Community Development Block Grant Program
Grants and technical assistance are available to develop livable urban communities for persons of low and moderate incomes by:
- expanding economic opportunities; and
- providing housing and suitable living environments.
Who can apply
Non-metropolitan cities and counties in rural Oregon can apply for and receive grants. (Oregon tribes, urban cities (Albany, Ashland, Bend, Corvallis, Eugene, Gresham, Hillsboro, Medford, Portland, Salem and Springfield) and counties (Clackamas, Multnomah, Washington) receive funds directly from HUD.)
All projects must meet one of three national objectives:
- The proposed activities must benefit low- and moderate-income individuals.
- The activities must aid in the prevention or elimination of slums or blight.
- There must be an urgent need that poses a serious and immediate threat to the health or welfare of the community.
Funding and uses
Funding amounts are based on:
- the applicant’s need;
- the availability of funds; and
- other restrictions defined in the program’s guidelines.
The following are the maximum grants possible for any individual project, by category:
- Microenterprise: $100,000
- Public Works
- Water and Wastewater Improvements: $2,000,000 except preliminary/engineering planning grants maximum $150,000
- Off-site Infrastructure: $225,000
- Community/Public Facilities: $1,500,000
- Community Capacity/Technical Assistance: no specific per-award-limit but limited overall funds
- Regional Housing Rehabilitation: $400,000
- Emergency Projects $500,000
How to apply
The following outlines the application process for all other project types:
Step 1: Initial contact and project development. The Infrastructure Finance Authority (IFA) must be contacted prior to submitting an application. A regional coordinator will be assigned to work with the city or county to develop the project concept.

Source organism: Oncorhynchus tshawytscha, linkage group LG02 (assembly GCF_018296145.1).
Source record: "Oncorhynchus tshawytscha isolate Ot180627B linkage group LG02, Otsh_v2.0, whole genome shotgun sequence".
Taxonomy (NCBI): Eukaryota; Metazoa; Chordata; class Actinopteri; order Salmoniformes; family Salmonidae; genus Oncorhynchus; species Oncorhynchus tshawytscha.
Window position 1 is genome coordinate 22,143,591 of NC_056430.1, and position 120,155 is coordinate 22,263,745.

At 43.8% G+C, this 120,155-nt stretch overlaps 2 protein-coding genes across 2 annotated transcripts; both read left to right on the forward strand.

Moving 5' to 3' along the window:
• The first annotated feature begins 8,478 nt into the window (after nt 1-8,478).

Step 2: Application invited. If the proposed project meets funding criteria and funds are available, an application will be invited and a form provided that will need to be completed and submitted by the application deadline.
Step 3: Application submitted. Completed, signed forms must be submitted by 5:00 pm on the last day of the application period.
Step 4: Application assignment. Once an application is verified “complete,” it is given to a department staff member participating on the Rating, Ranking and Review Team.
Step 5: Application review. All completed applications received during the calendar quarter are rated and ranked. Funding recommendations are then sent to the IFA management team for review:
Step 6: Funding recommendation review. The agency management team reviews the forwarded recommendations and the agency director makes all final award decisions.
Step 7: Notice of decision The IFA notifies applicants of their funding status approximately 30 to 60 days after the application closing date.
||January 1–March 31
|End of May
||Awards announced for first quarter
||April 1–June 30
|End of August
||Awards announced for second quarter
||July 1–September 30
|End of November
||Awards announced for third quarter
||October 1–December 31
|End of February
||Awards announced for fourth quarter
Note: Fourth quarter applications are rated and ranked according to the methods for the year the award decision is made.
Top of page